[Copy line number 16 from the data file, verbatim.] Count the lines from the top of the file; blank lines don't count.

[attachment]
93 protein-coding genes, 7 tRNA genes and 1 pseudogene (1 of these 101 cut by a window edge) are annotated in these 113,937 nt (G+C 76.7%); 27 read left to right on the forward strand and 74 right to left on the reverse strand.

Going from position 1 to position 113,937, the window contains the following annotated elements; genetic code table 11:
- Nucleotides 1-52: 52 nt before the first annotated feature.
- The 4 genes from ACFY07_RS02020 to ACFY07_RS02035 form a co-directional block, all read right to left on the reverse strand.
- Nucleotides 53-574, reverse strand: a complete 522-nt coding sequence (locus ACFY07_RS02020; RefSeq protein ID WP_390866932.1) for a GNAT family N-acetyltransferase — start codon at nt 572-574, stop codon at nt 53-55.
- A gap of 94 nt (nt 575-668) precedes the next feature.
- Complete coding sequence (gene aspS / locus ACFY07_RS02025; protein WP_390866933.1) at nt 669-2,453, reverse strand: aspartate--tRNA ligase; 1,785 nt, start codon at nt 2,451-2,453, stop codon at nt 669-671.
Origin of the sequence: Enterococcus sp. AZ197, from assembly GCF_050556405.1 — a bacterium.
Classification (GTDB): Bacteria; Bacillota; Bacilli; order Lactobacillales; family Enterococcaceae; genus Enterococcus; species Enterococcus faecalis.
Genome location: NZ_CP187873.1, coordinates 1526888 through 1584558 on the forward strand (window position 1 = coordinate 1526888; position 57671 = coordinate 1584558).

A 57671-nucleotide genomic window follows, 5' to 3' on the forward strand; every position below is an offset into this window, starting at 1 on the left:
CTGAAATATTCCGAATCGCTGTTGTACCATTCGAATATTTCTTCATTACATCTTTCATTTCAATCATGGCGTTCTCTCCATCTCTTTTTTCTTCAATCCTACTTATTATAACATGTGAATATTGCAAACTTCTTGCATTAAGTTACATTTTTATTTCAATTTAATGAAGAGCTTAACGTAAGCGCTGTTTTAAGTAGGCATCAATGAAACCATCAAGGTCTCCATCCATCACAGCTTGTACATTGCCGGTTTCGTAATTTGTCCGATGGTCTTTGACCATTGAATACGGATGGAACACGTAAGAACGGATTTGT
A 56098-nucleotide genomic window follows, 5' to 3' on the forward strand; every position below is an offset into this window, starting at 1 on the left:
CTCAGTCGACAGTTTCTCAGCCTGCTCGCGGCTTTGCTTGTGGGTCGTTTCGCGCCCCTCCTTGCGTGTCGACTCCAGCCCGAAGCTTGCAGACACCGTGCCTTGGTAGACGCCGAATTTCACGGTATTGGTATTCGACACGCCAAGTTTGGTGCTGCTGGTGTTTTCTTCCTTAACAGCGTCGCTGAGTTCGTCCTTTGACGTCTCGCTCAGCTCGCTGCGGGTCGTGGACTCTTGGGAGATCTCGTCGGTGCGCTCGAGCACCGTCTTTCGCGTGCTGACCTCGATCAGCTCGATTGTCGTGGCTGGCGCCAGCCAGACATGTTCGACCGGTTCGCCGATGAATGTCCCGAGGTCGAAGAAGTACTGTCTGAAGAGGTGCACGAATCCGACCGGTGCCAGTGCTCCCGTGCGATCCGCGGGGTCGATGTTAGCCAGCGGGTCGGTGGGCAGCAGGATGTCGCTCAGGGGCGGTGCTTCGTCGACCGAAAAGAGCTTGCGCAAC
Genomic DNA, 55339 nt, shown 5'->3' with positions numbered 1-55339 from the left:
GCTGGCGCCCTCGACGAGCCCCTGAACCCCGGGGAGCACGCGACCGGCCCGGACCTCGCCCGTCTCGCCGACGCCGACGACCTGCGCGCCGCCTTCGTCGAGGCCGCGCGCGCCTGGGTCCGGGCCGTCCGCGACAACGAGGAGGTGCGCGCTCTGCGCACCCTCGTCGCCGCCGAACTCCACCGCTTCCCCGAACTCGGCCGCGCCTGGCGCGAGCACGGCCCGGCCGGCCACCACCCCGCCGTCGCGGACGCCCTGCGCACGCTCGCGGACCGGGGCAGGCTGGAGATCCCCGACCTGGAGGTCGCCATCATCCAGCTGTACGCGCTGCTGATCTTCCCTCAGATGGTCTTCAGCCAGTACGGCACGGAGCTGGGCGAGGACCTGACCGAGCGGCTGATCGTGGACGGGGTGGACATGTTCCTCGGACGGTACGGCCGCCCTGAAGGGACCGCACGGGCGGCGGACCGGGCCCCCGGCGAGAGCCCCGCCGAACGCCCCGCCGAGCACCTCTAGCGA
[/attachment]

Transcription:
GCTGGCGCCCTCGACGAGCCCCTGAACCCCGGGGAGCACGCGACCGGCCCGGACCTCGCCCGTCTCGCCGACGCCGACGACCTGCGCGCCGCCTTCGTCGAGGCCGCGCGCGCCTGGGTCCGGGCCGTCCGCGACAACGAGGAGGTGCGCGCTCTGCGCACCCTCGTCGCCGCCGAACTCCACCGCTTCCCCGAACTCGGCCGCGCCTGGCGCGAGCACGGCCCGGCCGGCCACCACCCCGCCGTCGCGGACGCCCTGCGCACGCTCGCGGACCGGGGCAGGCTGGAGATCCCCGACCTGGAGGTCGCCATCATCCAGCTGTACGCGCTGCTGATCTTCCCTCAGATGGTCTTCAGCCAGTACGGCACGGAGCTGGGCGAGGACCTGACCGAGCGGCTGATCGTGGACGGGGTGGACATGTTCCTCGGACGGTACGGCCGCCCTGAAGGGACCGCACGGGCGGCGGACCGGGCCCCCGGCGAGAGCCCCGCCGAACGCCCCGCCGAGCACCTCTAGCGA